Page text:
Studio monitors are speakers designed to reproduce the full frequency range of audio sources without coloring the sound. While many speakers are designed primarily to enhance the bass and treble frequencies, making drums and cymbals sound louder and vocals sound clearer, "full range" speakers attempt to give a more accurate reproduction of the source material. Noise in the signal gets added by the electronics powering the speakers, so studio monitors have very high quality electronics with as little noise as possible. They also are designed with the goal of being as non-reactive as possible to the sound. Some speaker designs can make a subwoofer sound ten times louder or a quiet sound completely inaudible just by their design. Monitors are also designed to be placed a certain distance from the listener with the ideal distance being 2 to 4 feet. If they are placed too close or too far away, the sound will be different and the volume will need to be adjusted for optimum quality. The advantage of speakers like these is that you can play your mixes exactly how they will sound on every consumer speaker, whether it's a car stereo, boombox, home surround sound, or even a tin can.
Here's a scenario that you've probably experienced in your music production career. You make a track, and after listening to a couple of reference songs, you try to get your work to sound as close as possible to the reference material. During this process, you use the cheap speakers that stand on your desk or, perish the thought, your laptop speakers. Your logic here is that if you can get your mix to sound as good as the commercial reference tracks, then it doesn't matter what speakers you use (we've all made this mistake before). The horror starts when you play the finished mix on your phone and realize that everything sounds as if you haven’t spent any time on mixing at all. The hi-hats are too sharp and pierce the ear; the snares are too thin, and the bass is either overpowering or non-existent. Meanwhile, on the very same phone, the reference tracks sound perfectly fine. Well, guess what? You just got tricked by those speakers on your table. If you want to never fall into this pitfall again, you will definitely need a pair of studio monitors to mix your tracks.
Studio monitors allow you to hear everything that's wrong with your mix because they have a flat frequency response. While consumer speakers mask the errors, studio monitors reproduce the sound exactly how it is without any coloration. If you can get your mix to sound right on your studio monitors, chances are quite high that it will be just as good on any other system as well. That's not to say that testing your final mix in different environments won't be necessary. You'll still want to listen to the finished track in the car or on your friend's home stereo speakers, but overall you'll spend a lot less time fine-tuning things because the foundation of your mix will be solid.
So far, we've only talked about studio monitors in the context of mixing, but they are also needed for mastering. Sometimes mastering studios will use the same monitors as mixing engineers, but more often than not, their equipment will be a lot more expensive and much bigger in size. Not all studio monitors are made equal, and generally, mastering studios want the best monitors money can buy. The job of a mastering engineer is to make a client's track sound amazing both on typical home stereo systems as well as on massive PA systems used at concert arenas and outdoor festivals. Especially for mastering, it's important to be able to pick up rumble in areas as low as 20Hz. For that reason, the best mastering engineers work in state of the art rooms with huge and ultra-expensive monitors that make it possible to hear low-end issues that you'd never think existed. In short, studio monitors used for mastering are on a whole different level, and skilled engineers who have access to such fantastic equipment are always in demand.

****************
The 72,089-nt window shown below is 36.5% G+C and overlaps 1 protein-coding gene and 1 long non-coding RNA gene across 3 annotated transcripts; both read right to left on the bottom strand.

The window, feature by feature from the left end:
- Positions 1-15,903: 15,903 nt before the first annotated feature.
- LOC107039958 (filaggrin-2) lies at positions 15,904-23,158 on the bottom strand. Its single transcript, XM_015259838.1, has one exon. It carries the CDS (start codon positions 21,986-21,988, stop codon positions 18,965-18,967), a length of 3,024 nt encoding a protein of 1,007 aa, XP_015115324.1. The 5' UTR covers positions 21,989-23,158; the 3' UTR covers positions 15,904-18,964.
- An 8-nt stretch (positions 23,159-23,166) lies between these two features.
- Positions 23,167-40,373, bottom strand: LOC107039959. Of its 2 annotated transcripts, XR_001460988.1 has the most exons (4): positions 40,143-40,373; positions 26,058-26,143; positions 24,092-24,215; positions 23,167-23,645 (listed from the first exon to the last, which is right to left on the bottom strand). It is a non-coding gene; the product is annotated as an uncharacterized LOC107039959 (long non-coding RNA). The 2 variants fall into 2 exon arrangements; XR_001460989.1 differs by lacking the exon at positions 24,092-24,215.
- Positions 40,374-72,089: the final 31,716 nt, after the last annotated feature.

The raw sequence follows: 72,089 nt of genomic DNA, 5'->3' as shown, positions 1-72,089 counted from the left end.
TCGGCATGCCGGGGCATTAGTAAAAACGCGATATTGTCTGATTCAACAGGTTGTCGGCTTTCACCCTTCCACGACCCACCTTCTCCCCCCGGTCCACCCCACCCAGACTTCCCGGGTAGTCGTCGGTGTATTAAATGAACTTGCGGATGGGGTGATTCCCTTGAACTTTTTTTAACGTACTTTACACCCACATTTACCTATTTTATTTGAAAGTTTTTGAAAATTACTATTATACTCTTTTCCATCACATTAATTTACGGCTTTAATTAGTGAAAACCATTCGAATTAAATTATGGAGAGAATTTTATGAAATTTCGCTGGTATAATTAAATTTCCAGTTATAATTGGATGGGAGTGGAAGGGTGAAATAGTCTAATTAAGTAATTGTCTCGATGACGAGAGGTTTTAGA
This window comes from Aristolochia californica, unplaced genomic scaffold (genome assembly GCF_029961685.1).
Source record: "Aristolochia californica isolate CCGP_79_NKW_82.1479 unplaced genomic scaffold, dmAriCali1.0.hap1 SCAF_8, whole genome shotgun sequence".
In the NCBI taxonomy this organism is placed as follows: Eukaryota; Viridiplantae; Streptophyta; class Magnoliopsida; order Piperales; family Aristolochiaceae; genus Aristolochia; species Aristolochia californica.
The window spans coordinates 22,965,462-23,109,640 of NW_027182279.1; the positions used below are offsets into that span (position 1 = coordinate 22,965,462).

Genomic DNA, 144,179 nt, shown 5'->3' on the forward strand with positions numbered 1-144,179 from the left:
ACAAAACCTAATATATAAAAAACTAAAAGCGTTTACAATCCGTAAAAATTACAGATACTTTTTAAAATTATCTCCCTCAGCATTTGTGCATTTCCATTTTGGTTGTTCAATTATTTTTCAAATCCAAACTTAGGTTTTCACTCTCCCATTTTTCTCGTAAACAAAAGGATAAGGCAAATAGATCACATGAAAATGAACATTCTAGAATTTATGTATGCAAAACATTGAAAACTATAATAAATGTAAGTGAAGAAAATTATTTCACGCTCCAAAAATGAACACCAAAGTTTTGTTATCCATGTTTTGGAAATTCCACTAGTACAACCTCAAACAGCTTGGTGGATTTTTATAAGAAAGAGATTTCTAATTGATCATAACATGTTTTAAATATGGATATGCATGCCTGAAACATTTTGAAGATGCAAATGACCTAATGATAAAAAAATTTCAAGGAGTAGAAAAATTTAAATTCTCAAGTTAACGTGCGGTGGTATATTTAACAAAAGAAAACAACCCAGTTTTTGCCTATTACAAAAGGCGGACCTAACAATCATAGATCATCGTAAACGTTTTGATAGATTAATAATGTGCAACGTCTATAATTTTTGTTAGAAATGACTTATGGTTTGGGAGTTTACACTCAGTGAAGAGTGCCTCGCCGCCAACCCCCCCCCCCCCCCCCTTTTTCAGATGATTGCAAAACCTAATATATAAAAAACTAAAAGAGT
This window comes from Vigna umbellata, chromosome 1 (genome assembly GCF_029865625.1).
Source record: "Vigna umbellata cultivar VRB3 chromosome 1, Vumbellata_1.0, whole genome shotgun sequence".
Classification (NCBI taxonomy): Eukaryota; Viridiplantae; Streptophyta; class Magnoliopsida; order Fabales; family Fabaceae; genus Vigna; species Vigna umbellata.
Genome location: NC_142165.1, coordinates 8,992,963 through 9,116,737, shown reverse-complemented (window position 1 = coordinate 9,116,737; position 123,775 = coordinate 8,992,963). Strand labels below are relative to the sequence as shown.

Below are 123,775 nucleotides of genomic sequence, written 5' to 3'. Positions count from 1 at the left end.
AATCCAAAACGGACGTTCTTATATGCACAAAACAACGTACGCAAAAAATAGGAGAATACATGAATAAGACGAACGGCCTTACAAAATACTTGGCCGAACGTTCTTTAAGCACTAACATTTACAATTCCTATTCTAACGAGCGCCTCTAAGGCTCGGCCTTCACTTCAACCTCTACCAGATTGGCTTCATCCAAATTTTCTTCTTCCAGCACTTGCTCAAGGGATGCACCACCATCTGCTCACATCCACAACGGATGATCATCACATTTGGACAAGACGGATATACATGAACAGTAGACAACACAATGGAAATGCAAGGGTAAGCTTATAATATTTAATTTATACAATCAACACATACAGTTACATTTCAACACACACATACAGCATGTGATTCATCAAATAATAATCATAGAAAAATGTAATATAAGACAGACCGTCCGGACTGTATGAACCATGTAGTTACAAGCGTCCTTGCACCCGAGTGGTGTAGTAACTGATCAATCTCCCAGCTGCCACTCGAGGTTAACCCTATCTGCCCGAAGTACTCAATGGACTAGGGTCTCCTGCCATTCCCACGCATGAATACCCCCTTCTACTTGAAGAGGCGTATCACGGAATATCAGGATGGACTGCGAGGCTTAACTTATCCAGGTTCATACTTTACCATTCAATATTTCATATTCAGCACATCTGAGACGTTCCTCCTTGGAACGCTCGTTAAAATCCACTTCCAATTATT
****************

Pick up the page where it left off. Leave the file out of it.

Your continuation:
Mixing on studio monitors is a good start, but you should also always consider the room you are working in. Sometimes mixing in a space that is less than optimal sonically can lead to bad mixes even if you're using quality studio monitors. Not everyone is ready to treat their room acoustically, and that's why many producers resort to mixing on headphones as a shortcut. Studio headphones indeed eliminate the room as a source of coloration, but they can introduce a set of new problems of their own:
The best solution is to use both studio monitors and headphones. A pair of quality studio monitors is all you need if you mix in an acoustically treated room. In all the other cases, it's beneficial to reference your track on headphones as well. Not only will you have an additional layer of quality control that will improve the balance of your mix, but you will also be able to hear pops and clicks that would've been hard to notice otherwise.
Buying studio monitors is a big decision because they'll become the number one output for all your mixes. You'll have to invest some time to get to know your monitors thoroughly and learn how their sound translates to other systems. Moreover, the purchase will be quite expensive since a pair of budget monitors will cost you around $500. You must understand that every recommendation you see online is subjective and almost always based on personal taste. The only way to find the studio monitors that are the right fit for you is to try a lot of them. Ensuring that the store where you'll buy your monitors from has an accommodating return policy is crucial. Usually, stores accept returns if the monitors are in constant rotation, but it's still a good idea to inform yourself about the details before making the purchase.